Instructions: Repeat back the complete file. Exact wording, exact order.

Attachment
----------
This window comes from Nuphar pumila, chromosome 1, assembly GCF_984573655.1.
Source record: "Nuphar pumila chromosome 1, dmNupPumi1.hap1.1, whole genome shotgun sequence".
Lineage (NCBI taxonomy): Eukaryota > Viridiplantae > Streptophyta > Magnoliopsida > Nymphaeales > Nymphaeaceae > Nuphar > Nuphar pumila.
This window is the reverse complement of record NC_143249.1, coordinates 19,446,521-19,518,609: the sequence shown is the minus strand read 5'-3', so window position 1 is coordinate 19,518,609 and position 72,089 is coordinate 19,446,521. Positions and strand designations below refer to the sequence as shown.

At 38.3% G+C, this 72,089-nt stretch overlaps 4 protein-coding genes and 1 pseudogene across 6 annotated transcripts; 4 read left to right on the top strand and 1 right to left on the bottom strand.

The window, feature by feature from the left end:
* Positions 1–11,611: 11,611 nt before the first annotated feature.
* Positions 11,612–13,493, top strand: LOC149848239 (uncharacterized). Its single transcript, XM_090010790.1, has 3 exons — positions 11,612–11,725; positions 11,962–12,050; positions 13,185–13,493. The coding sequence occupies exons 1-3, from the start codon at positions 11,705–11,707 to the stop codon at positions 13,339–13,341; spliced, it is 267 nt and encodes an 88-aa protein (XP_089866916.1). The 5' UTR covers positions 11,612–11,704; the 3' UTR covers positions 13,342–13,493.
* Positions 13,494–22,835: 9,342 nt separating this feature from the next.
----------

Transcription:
This window comes from Nuphar pumila, chromosome 1, assembly GCF_984573655.1.
Source record: "Nuphar pumila chromosome 1, dmNupPumi1.hap1.1, whole genome shotgun sequence".
Lineage (NCBI taxonomy): Eukaryota > Viridiplantae > Streptophyta > Magnoliopsida > Nymphaeales > Nymphaeaceae > Nuphar > Nuphar pumila.
This window is the reverse complement of record NC_143249.1, coordinates 19,446,521-19,518,609: the sequence shown is the minus strand read 5'-3', so window position 1 is coordinate 19,518,609 and position 72,089 is coordinate 19,446,521. Positions and strand designations below refer to the sequence as shown.

At 38.3% G+C, this 72,089-nt stretch overlaps 4 protein-coding genes and 1 pseudogene across 6 annotated transcripts; 4 read left to right on the top strand and 1 right to left on the bottom strand.

The window, feature by feature from the left end:
* Positions 1–11,611: 11,611 nt before the first annotated feature.
* Positions 11,612–13,493, top strand: LOC149848239 (uncharacterized). Its single transcript, XM_090010790.1, has 3 exons — positions 11,612–11,725; positions 11,962–12,050; positions 13,185–13,493. The coding sequence occupies exons 1-3, from the start codon at positions 11,705–11,707 to the stop codon at positions 13,339–13,341; spliced, it is 267 nt and encodes an 88-aa protein (XP_089866916.1). The 5' UTR covers positions 11,612–11,704; the 3' UTR covers positions 13,342–13,493.
* Positions 13,494–22,835: 9,342 nt separating this feature from the next.